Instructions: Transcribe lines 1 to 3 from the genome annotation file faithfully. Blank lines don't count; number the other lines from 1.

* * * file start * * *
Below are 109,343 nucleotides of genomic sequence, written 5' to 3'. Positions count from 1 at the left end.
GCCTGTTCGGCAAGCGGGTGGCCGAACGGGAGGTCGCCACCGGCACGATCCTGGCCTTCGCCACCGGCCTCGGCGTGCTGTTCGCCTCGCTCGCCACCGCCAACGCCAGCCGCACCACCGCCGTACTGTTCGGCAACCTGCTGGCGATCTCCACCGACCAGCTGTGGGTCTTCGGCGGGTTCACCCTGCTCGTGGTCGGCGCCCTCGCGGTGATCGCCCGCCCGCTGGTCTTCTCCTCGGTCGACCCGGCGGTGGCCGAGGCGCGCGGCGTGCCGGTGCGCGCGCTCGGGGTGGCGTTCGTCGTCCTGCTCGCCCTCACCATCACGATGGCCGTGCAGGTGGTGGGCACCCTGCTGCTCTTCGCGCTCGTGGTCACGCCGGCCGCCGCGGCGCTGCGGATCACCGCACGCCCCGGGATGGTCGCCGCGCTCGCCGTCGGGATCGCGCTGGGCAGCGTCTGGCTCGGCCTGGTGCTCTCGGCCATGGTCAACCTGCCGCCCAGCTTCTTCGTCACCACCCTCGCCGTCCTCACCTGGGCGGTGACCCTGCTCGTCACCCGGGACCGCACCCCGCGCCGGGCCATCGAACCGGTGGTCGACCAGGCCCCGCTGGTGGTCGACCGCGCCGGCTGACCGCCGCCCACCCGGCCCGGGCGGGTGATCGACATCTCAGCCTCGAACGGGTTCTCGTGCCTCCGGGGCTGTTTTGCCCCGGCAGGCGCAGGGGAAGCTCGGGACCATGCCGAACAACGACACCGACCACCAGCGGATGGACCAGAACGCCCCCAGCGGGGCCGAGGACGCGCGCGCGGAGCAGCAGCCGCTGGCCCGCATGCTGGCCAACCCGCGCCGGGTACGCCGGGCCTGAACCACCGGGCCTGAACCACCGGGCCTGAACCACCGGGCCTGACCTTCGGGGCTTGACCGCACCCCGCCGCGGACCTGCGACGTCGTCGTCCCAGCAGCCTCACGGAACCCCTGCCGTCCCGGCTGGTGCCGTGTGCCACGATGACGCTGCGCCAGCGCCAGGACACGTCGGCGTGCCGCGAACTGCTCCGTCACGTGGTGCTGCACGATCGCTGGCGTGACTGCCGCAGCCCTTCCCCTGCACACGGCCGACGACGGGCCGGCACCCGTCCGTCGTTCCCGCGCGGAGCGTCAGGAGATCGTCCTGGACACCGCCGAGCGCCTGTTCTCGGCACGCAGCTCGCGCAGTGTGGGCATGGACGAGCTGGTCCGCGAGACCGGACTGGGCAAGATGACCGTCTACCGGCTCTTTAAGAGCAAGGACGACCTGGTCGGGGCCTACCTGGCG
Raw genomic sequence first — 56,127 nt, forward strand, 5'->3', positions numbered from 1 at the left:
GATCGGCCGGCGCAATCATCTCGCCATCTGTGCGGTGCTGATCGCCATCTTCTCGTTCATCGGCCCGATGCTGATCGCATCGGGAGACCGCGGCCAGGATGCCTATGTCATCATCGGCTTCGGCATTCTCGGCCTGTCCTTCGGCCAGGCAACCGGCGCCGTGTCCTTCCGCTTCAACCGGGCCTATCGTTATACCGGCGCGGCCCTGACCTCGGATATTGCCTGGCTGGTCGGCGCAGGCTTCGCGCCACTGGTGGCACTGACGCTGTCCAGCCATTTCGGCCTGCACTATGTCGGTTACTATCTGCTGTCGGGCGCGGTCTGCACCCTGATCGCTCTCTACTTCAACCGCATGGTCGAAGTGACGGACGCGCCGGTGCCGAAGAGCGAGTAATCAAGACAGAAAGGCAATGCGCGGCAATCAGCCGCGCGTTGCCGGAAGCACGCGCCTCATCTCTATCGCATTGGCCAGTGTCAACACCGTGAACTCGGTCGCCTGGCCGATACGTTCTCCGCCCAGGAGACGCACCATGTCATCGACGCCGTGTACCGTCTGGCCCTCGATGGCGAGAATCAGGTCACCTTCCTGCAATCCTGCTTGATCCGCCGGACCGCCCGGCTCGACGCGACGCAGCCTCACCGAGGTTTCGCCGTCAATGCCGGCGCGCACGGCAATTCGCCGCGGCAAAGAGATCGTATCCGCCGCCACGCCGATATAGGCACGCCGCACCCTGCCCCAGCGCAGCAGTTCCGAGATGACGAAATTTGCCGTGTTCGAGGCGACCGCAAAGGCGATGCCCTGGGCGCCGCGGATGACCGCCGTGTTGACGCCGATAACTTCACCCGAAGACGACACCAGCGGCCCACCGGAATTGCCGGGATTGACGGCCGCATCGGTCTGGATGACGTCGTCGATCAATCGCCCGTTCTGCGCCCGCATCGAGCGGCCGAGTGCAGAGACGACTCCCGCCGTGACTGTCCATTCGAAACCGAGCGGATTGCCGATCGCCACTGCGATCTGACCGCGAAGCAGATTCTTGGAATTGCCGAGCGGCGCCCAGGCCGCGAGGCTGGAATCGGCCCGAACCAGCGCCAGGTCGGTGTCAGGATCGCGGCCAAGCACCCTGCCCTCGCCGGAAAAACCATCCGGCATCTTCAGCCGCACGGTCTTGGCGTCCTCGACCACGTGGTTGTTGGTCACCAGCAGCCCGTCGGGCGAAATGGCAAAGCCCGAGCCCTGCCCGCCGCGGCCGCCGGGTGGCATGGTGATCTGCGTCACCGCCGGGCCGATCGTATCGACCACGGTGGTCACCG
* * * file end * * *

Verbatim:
Below are 109,343 nucleotides of genomic sequence, written 5' to 3'. Positions count from 1 at the left end.
GCCTGTTCGGCAAGCGGGTGGCCGAACGGGAGGTCGCCACCGGCACGATCCTGGCCTTCGCCACCGGCCTCGGCGTGCTGTTCGCCTCGCTCGCCACCGCCAACGCCAGCCGCACCACCGCCGTACTGTTCGGCAACCTGCTGGCGATCTCCACCGACCAGCTGTGGGTCTTCGGCGGGTTCACCCTGCTCGTGGTCGGCGCCCTCGCGGTGATCGCCCGCCCGCTGGTCTTCTCCTCGGTCGACCCGGCGGTGGCCGAGGCGCGCGGCGTGCCGGTGCGCGCGCTCGGGGTGGCGTTCGTCGTCCTGCTCGCCCTCACCATCACGATGGCCGTGCAGGTGGTGGGCACCCTGCTGCTCTTCGCGCTCGTGGTCACGCCGGCCGCCGCGGCGCTGCGGATCACCGCACGCCCCGGGATGGTCGCCGCGCTCGCCGTCGGGATCGCGCTGGGCAGCGTCTGGCTCGGCCTGGTGCTCTCGGCCATGGTCAACCTGCCGCCCAGCTTCTTCGTCACCACCCTCGCCGTCCTCACCTGGGCGGTGACCCTGCTCGTCACCCGGGACCGCACCCCGCGCCGGGCCATCGAACCGGTGGTCGACCAGGCCCCGCTGGTGGTCGACCGCGCCGGCTGACCGCCGCCCACCCGGCCCGGGCGGGTGATCGACATCTCAGCCTCGAACGGGTTCTCGTGCCTCCGGGGCTGTTTTGCCCCGGCAGGCGCAGGGGAAGCTCGGGACCATGCCGAACAACGACACCGACCACCAGCGGATGGACCAGAACGCCCCCAGCGGGGCCGAGGACGCGCGCGCGGAGCAGCAGCCGCTGGCCCGCATGCTGGCCAACCCGCGCCGGGTACGCCGGGCCTGAACCACCGGGCCTGAACCACCGGGCCTGAACCACCGGGCCTGACCTTCGGGGCTTGACCGCACCCCGCCGCGGACCTGCGACGTCGTCGTCCCAGCAGCCTCACGGAACCCCTGCCGTCCCGGCTGGTGCCGTGTGCCACGATGACGCTGCGCCAGCGCCAGGACACGTCGGCGTGCCGCGAACTGCTCCGTCACGTGGTGCTGCACGATCGCTGGCGTGACTGCCGCAGCCCTTCCCCTGCACACGGCCGACGACGGGCCGGCACCCGTCCGTCGTTCCCGCGCGGAGCGTCAGGAGATCGTCCTGGACACCGCCGAGCGCCTGTTCTCGGCACGCAGCTCGCGCAGTGTGGGCATGGACGAGCTGGTCCGCGAGACCGGACTGGGCAAGATGACCGTCTACCGGCTCTTTAAGAGCAAGGACGACCTGGTCGGGGCCTACCTGGCG
Raw genomic sequence first — 56,127 nt, forward strand, 5'->3', positions numbered from 1 at the left: